Why Walmart Is Buying Everything

The retail giant has made a string of e-commerce acquisitions

Jan 30, 2019

SMITH BRAIN TRUST  Walmart has been on a shopping spree.

It’s been buying up successful online retailers and ecommerce-related businesses — nearly 20 of them — as it seeks to better position itself against the only other retailer in its weight class, Amazon.com. So far, it appears to be working.

“Walmart has been pursuing a very aggressive strategy,” says Jie Zhang, professor of marketing and the Harvey Sanders Fellow of Retail Management at the University of Maryland’s Robert H. Smith School of Business.

In its latest acquisition in November 2018, it bought up Art.com, an online specialty retailer of wall art and other home-decor products. Just the month earlier, it bought two separate popular online lingerie retailers, Bare Necessities and the plus-sized Eloqii.

“Walmart is a one-of-a-kind retailer,” Zhang says. “It comes from a very different background than Amazon.”

That’s largely because of its legacy as a brick-and-mortar retailer and its reputation for offering low prices. “It’s known to tailor to lower-income and budget-conscious households, primarily in rural and suburban areas.”

In ecommerce, she says, Walmart initially struggled to find its place. “There is a fundamental mismatch between the Walmart brand image and the more tech-savvy, educated, affluent, urban consumers that are the core customer base for ecommerce businesses.”

As it looks to appeal to that target audience, Walmart has scrapped its old playbook. And instead is buying the playbooks of successful, smaller rivals.

It bought Jet.com, a smart and fast-growing online retailer, for $3 billion in August of 2016, grabbing hold of its customer base of urban and millennial customers, and its broad group of retailer and brand partners.

A few months later, Walmart would buy Shoes.com for $70 million, creating a rival to Amazon’s Zappos. It later scooped up online outdoor apparel retailer Moosejaw for $51 million. It bought Modcloth, an online women’s clothes story with a vintage-funky vibe, at a price estimated to be between $50 million and $75 million. And then it struck a $310 million deal to buy Bonobos, a men’s clothier that had drawn a devoted millennial following for its slim, modern designs.

For devotees of Modcloth, Bonobos or Moosejaw, the acquisitions seemed to be creating odd bedfellows. For Walmart, well, that was the whole point.

The acquisitions are helping Walmart make inroads with higher-income, more-tech-savvy, young, urban consumers, Zhang says. In almost every case, she notes, Walmart has kept intact the brand identity of the companies that it has acquired. “Consumers might not even know that Bonobos or Jet.com is now owned by Walmart,” she says. And that allows Walmart to diversify beyond its low-cost, low-price strategy, and sell higher-margin products.

“And it’s a mutually beneficial acquisition because brands like Bonobos started out as a pure-play internet retailer, a fairly small niche brand, which has grown to be very successful online,” says Zhang. “But online is not enough anymore, so online-only brands are looking for ways to go offline, to go to the physical world to really expand their market.”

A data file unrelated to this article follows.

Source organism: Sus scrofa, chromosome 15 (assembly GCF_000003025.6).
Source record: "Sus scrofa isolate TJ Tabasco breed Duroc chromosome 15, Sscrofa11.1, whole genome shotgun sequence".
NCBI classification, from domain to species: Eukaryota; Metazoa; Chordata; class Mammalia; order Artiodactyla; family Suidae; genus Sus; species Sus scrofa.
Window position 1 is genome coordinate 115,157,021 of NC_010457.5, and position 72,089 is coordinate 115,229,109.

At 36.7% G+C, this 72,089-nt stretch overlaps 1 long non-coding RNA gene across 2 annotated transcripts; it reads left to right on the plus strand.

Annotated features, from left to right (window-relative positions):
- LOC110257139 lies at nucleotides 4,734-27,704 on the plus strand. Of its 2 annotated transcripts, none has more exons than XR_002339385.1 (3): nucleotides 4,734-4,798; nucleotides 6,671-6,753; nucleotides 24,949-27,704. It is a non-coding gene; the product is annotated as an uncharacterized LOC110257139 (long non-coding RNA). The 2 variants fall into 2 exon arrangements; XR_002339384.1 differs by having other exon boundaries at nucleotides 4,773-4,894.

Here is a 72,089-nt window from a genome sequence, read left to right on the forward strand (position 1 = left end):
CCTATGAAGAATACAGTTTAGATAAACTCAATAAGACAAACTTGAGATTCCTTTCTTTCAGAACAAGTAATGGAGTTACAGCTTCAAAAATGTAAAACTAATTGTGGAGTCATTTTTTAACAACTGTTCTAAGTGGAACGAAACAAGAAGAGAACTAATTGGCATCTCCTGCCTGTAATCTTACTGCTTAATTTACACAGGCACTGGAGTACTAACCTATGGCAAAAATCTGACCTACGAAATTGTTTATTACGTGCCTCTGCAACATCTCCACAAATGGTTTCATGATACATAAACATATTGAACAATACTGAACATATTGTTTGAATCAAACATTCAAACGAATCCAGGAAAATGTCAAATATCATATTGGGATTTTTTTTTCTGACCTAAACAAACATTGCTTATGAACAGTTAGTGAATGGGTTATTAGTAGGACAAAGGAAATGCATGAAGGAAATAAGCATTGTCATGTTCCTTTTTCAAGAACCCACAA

But Walmart isn’t just interested in buying up small online stores as it fends off the Amazon threat.

It also swept up Parcel, a technology based, same-day grocery service that delivers to customers in New York City. “It’s not an e-commerce company per se, but it is very much part of the e-commerce business endeavor,” says Zhang. “And it’s an effective way for Walmart to reach ecommerce customers, especially urban consumers and younger consumers.”

And it has reached beyond New York City and the United States, buying India’s Flipkart, kind of an Amazon-style everything store that sells mobile phones, clothes, shoes, electronics, books, home appliances and other stuff. (India is home to 443 million millennials.) It also bought online marketplace Cornershop, which offers on-demand delivery from supermarkets, specialty food retailers and pharmacies in Mexico and Chile.

If the competition between Amazon and Walmart is intense, it’s also well matched, with both boasting strong product assortment, technology, logistics and supply chain management systems, Zhang says. “They are very strong competitors. And the rivalry has intensified in the past few years, particularly since Amazon bought the Whole Foods grocery chain in late 2017.”

Zhang says competition between the two U.S. retail giants is only going to heighten.

For Walmart, she says, the acquisitions spree is likely not finished. It’s likely to continue to envelop more online-only retailers, from across a range of product offerings.

That’s the retail landscape now.

“Online retailers want to go offline, and offline retailers want to go online,” Zhang says. “Everybody wants to be able to interact with customers through multiple channels and touchpoints.”




About the Expert(s)

Jie Zhang

Jie Zhang is a Professor of Marketing and the Harvey Sanders Fellow of Retail Management at the Robert H. Smith School of Business at the University of Maryland. She received her Ph.D. in marketing from the Kellogg School of Management at NorthwesternUniversity. She was a faculty member at the Ross School of Business at the University of Michigan prior to joining the Smith School. Her general research interest is to apply advanced econometric and statistical models to study consumer purchase behaviors and retail strategies.

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